The legislation, expanding on a similar bill that already passed the House by a wide margin, was approved unanimously by the Finance Committee. It would raise annual contribution limits to 401(k) plans from $10,500 to $15,000 and to IRAs from $2,000 to $5,000.
So-called catch-up provisions would allow people age 50 and older to contribute up to $7,500 a year to an IRA. A new 401(k) would be created in which, like the popular Roth IRA named for Sen. William Roth, R-Del., people would contribute after-tax dollars but withdraw them tax-free for retirement.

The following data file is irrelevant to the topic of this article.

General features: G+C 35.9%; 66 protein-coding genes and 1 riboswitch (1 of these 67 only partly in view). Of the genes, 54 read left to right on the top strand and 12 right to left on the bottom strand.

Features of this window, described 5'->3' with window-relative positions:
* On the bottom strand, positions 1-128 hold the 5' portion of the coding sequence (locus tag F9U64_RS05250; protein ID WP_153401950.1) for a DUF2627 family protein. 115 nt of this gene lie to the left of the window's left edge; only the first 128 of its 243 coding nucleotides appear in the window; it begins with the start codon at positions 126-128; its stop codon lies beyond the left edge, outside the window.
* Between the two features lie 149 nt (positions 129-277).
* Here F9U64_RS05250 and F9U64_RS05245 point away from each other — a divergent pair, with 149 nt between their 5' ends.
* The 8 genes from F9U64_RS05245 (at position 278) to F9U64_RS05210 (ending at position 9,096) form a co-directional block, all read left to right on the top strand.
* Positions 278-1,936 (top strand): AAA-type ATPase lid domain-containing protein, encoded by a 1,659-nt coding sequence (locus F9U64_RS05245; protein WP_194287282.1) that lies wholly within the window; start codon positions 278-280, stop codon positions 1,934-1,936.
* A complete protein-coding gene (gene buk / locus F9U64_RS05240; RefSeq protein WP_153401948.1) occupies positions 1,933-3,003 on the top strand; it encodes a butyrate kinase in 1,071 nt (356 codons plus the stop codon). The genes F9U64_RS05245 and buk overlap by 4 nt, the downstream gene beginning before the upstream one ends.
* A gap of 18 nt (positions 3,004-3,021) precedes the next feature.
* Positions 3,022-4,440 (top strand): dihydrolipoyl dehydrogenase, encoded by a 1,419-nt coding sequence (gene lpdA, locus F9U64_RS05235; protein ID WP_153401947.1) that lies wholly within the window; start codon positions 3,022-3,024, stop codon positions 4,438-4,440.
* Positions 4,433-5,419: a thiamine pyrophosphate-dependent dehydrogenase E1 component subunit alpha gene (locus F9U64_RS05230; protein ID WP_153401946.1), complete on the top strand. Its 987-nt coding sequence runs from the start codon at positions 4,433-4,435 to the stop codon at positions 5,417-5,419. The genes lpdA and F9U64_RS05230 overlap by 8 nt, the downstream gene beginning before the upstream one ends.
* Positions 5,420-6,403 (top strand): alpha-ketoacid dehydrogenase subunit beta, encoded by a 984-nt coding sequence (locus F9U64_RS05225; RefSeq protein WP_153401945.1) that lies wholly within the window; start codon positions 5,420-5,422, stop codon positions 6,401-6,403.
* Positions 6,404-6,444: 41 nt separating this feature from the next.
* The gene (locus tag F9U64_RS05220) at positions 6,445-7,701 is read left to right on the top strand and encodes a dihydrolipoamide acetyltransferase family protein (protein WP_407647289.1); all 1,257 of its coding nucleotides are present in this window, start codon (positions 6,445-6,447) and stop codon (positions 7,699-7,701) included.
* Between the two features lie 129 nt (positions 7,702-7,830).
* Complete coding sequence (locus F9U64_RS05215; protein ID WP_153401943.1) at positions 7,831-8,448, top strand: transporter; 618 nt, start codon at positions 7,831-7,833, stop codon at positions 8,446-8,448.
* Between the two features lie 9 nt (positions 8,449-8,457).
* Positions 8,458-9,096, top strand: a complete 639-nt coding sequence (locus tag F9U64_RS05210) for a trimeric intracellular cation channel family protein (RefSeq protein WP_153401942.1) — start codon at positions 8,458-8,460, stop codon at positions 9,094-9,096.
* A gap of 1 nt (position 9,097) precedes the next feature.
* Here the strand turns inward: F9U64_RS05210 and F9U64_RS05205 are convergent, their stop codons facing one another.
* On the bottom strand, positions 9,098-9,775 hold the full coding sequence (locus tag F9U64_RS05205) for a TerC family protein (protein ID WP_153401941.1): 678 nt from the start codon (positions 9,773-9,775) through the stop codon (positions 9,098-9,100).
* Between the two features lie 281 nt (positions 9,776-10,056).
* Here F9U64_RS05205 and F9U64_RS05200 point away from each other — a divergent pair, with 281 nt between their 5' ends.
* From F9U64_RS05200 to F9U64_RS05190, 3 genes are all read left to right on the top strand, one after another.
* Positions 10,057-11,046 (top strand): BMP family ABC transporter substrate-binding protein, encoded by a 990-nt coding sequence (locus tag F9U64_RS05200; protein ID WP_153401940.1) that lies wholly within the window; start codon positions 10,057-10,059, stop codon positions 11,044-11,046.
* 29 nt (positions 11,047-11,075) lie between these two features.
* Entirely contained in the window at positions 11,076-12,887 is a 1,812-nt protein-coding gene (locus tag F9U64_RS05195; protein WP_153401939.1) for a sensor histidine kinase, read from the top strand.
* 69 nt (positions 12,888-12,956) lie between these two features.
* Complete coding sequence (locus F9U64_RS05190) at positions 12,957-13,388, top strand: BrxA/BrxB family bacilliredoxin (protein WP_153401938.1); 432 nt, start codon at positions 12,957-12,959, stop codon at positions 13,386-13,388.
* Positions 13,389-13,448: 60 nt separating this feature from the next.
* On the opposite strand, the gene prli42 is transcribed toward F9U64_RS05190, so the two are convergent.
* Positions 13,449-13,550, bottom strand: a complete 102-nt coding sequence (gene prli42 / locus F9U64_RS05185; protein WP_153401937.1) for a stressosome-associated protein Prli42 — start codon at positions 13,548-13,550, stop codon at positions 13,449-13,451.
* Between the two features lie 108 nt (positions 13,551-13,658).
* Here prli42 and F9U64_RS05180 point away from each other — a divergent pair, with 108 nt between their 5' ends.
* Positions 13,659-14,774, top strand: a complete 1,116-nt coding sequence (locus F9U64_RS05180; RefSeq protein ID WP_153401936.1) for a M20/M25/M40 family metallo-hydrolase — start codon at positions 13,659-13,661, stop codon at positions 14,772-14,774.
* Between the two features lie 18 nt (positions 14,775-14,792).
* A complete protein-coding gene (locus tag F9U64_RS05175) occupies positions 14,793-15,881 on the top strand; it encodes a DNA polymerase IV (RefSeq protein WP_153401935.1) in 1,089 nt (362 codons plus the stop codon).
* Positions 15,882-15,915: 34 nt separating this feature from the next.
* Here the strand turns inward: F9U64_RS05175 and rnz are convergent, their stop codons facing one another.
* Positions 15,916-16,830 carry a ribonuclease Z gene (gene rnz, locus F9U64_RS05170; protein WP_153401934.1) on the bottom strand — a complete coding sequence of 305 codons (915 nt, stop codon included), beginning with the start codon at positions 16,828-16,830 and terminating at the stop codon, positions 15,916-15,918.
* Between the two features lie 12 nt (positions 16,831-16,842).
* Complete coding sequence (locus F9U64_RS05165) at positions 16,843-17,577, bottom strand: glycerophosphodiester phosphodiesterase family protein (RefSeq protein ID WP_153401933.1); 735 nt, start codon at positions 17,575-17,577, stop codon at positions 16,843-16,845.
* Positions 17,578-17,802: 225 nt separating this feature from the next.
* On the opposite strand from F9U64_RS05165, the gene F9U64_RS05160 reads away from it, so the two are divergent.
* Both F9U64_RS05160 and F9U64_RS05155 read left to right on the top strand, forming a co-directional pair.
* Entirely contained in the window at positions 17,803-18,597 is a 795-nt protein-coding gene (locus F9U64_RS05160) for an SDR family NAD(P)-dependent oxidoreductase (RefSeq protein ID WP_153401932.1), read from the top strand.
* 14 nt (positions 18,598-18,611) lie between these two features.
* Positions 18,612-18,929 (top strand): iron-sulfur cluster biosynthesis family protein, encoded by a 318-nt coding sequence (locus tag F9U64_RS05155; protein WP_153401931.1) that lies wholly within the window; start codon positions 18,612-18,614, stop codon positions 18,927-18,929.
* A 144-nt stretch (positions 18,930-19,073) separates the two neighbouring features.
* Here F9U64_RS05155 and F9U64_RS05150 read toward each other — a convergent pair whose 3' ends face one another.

The Clinton administration, which favors creation of tax-subsidized retirement savings accounts, has not threatened a veto but is opposing the legislation in part over the questions about helping low-income people.